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The Gemara (Sanhedrin 74a-b) rules that if ten Jews are present when a non-Jew threatens a Jew to perform any sin - even to dress like a non-Jew - on pain of death, the Jew is obligated to give up his life.

What if he’s not sure whether there are ten Jews present? Do we say that one is stringent on a Torah law, and so he must give up his life? Or do we say that one is stringent when it comes to life-and-death and he may not give up his life? Perhaps we would apply principles such as “follow the majority” or “kol kavuah” to settle it (or further complicate it)?

I do not ask according to Tosfos (AZ 28a), who rule that in any case one who gives up his life, even if he’s not obligated to, is praiseworthy. I ask only according to the Rambam (Hil. Yesodei HaTorah 5:1) that one is not allowed to give up his life if he’s not obligated to do so, and one who does is considered to have committed suicide.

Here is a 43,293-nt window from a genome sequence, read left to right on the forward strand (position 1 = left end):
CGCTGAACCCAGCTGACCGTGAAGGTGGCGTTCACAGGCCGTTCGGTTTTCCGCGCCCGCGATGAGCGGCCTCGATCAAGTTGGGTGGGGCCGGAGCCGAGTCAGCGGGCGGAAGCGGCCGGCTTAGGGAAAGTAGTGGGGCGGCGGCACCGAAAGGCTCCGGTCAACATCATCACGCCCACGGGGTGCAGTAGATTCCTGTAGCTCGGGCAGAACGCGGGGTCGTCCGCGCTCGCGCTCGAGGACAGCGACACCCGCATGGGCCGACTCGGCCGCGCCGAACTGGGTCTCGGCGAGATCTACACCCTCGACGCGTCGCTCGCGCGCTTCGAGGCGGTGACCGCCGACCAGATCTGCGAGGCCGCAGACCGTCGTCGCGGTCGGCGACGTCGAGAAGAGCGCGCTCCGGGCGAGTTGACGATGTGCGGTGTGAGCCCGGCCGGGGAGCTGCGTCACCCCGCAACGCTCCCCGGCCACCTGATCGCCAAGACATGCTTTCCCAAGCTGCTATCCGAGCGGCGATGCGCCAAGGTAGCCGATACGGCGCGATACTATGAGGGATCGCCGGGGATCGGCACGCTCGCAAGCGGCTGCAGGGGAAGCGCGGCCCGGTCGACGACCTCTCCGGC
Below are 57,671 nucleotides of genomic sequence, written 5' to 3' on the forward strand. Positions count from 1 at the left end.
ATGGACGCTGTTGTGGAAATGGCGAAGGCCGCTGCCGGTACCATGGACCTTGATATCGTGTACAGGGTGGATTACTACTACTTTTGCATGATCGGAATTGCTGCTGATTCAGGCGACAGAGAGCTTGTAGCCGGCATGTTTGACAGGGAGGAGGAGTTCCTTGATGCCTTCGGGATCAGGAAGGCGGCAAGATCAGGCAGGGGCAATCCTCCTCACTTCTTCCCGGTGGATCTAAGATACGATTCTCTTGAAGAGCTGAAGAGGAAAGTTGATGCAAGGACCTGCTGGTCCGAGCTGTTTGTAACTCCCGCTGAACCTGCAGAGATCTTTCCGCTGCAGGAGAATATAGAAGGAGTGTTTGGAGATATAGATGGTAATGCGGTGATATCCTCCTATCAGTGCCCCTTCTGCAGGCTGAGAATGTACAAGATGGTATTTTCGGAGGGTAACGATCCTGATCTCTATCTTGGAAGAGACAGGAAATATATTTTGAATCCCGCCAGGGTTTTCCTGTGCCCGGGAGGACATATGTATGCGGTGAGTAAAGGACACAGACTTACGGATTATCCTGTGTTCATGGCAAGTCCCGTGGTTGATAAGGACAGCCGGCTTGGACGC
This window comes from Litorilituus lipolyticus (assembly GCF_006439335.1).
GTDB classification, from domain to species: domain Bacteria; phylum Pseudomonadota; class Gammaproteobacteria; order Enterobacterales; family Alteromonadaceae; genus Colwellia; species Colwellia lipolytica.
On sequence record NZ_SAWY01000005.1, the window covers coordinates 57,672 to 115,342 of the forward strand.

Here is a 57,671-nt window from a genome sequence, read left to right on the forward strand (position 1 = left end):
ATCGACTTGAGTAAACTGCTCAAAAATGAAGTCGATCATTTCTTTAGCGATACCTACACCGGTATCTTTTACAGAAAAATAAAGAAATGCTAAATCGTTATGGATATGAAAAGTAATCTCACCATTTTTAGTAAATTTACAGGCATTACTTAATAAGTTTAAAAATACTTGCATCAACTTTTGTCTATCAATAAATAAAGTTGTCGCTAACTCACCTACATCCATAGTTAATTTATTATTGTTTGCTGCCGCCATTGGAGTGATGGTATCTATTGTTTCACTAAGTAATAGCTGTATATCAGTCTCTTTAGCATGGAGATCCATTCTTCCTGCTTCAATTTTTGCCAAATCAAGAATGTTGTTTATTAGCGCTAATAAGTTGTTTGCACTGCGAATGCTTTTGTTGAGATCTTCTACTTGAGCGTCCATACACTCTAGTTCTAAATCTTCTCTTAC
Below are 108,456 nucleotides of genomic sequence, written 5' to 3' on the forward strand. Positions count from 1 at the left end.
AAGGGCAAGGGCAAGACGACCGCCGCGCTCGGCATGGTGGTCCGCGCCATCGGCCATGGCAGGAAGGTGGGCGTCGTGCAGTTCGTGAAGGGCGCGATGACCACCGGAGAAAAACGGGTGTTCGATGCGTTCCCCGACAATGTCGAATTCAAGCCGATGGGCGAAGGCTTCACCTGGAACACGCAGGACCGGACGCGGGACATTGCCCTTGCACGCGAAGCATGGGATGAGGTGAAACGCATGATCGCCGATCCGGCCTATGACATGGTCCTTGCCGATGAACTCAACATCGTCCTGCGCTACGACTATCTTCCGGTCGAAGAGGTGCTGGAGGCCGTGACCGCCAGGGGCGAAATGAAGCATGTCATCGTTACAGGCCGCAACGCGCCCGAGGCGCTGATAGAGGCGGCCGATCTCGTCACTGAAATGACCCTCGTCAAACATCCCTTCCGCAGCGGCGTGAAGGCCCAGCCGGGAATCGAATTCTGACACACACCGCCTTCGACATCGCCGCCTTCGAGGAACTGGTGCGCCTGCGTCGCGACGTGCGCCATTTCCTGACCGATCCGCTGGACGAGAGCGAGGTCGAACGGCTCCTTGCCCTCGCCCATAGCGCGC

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    @msh210 I don't think this is a duplicate since this question is more specific – b a Oct 22 '18 at 11:46
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    @msh I don’t know that this is a duplicate per se. In that question he asks about a different type of safek - when one’s not sure which posek to hold like. Here the question is when one knows the Halacha, but isn’t sure whether the case in question satisfies the Halachic requirement. – DonielF Oct 22 '18 at 11:46
  • I think commentators mention not only watching, but also "aware of" the deed. – Al Berko Oct 22 '18 at 12:02
  • @AlBerko That would make sense but I haven’t actually seen such an opinion. – DonielF Oct 22 '18 at 12:25
  • @DonielF re your comment to me: the safek in halacha is used as an example there (paragraph 2); the question (paragraph 1) is about any safek. Or am I misreading it? – msh210 Oct 22 '18 at 13:52